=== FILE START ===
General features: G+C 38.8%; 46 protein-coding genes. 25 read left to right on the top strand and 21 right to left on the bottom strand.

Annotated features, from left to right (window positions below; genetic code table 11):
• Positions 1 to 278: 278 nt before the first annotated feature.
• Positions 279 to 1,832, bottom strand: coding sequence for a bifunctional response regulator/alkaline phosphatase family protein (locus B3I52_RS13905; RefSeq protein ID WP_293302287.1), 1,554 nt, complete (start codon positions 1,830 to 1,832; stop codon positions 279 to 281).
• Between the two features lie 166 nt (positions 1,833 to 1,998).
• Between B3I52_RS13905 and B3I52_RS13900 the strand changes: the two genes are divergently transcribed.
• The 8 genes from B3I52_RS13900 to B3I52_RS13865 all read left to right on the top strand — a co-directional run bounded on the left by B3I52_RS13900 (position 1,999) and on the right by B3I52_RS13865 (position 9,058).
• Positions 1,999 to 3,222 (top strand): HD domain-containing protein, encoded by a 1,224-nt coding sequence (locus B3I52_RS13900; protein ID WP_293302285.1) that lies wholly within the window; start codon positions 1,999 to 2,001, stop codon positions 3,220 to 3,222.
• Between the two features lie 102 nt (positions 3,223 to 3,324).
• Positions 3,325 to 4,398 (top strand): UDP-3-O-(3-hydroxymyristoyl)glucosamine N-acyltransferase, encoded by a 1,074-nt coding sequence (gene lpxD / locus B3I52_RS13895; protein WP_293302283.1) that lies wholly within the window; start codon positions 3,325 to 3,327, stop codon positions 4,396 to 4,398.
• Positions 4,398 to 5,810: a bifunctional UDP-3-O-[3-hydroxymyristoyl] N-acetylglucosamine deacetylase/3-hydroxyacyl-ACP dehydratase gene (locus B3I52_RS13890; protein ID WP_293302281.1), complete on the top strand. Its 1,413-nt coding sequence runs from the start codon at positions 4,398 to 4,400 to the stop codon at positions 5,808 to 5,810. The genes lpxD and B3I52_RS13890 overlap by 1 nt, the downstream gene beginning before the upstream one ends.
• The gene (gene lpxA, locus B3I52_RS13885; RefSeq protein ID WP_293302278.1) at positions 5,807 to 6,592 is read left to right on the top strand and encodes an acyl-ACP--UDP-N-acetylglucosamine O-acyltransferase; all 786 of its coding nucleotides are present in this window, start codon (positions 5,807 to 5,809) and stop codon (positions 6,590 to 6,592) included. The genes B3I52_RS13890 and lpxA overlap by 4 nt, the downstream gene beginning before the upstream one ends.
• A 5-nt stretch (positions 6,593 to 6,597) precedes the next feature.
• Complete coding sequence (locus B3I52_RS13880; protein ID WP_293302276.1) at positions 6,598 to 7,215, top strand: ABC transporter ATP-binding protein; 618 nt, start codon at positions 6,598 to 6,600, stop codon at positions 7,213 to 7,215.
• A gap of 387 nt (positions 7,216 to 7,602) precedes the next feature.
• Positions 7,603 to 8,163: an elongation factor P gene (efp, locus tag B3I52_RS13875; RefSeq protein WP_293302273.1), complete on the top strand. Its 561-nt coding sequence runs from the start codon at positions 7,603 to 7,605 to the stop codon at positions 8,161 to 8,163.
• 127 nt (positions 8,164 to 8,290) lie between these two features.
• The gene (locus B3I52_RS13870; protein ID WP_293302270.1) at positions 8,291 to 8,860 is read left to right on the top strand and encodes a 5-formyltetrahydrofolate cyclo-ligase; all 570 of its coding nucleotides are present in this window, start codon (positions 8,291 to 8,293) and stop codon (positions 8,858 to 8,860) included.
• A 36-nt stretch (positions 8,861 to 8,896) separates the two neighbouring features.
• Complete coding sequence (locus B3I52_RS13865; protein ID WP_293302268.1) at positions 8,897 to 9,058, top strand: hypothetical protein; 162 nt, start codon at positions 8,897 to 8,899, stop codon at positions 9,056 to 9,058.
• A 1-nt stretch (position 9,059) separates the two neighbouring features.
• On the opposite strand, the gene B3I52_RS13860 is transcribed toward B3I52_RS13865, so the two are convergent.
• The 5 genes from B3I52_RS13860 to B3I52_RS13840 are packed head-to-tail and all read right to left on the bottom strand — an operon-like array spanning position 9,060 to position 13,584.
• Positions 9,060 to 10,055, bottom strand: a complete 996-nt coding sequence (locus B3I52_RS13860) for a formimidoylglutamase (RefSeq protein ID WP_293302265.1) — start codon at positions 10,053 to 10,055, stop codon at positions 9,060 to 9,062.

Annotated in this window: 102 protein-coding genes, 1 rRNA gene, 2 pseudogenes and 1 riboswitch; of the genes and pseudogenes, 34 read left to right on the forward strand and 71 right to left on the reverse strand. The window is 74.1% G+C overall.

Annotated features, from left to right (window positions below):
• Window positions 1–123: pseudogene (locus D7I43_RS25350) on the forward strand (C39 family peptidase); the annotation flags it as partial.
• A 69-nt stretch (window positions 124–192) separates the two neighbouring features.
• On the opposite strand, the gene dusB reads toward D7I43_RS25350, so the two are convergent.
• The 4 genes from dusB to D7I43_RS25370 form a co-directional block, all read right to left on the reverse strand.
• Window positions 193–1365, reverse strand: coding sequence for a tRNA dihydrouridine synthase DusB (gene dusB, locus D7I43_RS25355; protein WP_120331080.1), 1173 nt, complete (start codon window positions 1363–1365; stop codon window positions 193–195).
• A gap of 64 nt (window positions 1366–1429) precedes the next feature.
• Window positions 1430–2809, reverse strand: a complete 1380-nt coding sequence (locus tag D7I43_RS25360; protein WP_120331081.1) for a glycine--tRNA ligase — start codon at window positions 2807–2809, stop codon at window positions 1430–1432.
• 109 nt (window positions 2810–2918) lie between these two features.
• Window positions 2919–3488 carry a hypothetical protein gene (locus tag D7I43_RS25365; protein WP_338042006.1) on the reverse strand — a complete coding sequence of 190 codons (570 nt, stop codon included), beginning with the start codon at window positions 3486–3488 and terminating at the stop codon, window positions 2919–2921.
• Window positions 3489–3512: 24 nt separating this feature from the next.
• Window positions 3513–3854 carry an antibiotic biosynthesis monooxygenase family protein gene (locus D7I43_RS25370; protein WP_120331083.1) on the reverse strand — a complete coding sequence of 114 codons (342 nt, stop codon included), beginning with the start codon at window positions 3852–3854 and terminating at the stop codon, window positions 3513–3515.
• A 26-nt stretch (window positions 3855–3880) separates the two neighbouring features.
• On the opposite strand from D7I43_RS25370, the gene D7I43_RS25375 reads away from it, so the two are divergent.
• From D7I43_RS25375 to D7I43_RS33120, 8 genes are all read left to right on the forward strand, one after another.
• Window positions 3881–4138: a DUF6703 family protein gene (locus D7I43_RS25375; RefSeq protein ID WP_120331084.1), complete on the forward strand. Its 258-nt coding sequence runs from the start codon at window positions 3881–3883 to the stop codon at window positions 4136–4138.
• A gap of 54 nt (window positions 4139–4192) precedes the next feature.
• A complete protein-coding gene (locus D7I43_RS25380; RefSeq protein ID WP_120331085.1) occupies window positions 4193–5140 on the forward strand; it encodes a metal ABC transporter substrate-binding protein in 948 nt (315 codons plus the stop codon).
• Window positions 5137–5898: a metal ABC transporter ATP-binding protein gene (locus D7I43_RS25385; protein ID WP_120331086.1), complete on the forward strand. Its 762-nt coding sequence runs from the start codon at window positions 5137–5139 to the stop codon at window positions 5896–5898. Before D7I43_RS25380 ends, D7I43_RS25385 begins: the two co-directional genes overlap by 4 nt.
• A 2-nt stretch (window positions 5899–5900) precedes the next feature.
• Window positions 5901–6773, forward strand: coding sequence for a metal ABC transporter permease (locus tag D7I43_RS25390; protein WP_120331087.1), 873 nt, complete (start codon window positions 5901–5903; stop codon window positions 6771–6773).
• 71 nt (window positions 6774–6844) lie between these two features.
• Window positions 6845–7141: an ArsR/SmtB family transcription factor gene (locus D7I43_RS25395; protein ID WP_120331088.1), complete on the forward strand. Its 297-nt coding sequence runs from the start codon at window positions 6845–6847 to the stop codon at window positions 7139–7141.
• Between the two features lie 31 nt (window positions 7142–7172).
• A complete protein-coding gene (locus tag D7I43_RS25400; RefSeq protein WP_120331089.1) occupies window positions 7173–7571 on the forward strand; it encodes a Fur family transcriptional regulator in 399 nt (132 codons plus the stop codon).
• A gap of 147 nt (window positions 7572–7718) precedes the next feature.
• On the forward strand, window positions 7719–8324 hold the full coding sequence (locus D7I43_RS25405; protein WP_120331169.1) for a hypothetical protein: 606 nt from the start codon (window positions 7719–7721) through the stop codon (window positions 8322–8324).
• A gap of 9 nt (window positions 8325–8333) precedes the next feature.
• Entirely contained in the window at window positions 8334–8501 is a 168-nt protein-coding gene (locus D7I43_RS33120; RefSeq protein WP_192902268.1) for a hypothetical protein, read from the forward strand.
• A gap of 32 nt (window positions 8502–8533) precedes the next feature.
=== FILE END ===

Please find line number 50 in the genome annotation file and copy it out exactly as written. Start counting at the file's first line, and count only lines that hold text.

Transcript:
• A complete protein-coding gene (locus tag D7I43_RS25400; RefSeq protein WP_120331089.1) occupies window positions 7173–7571 on the forward strand; it encodes a Fur family transcriptional regulator in 399 nt (132 codons plus the stop codon).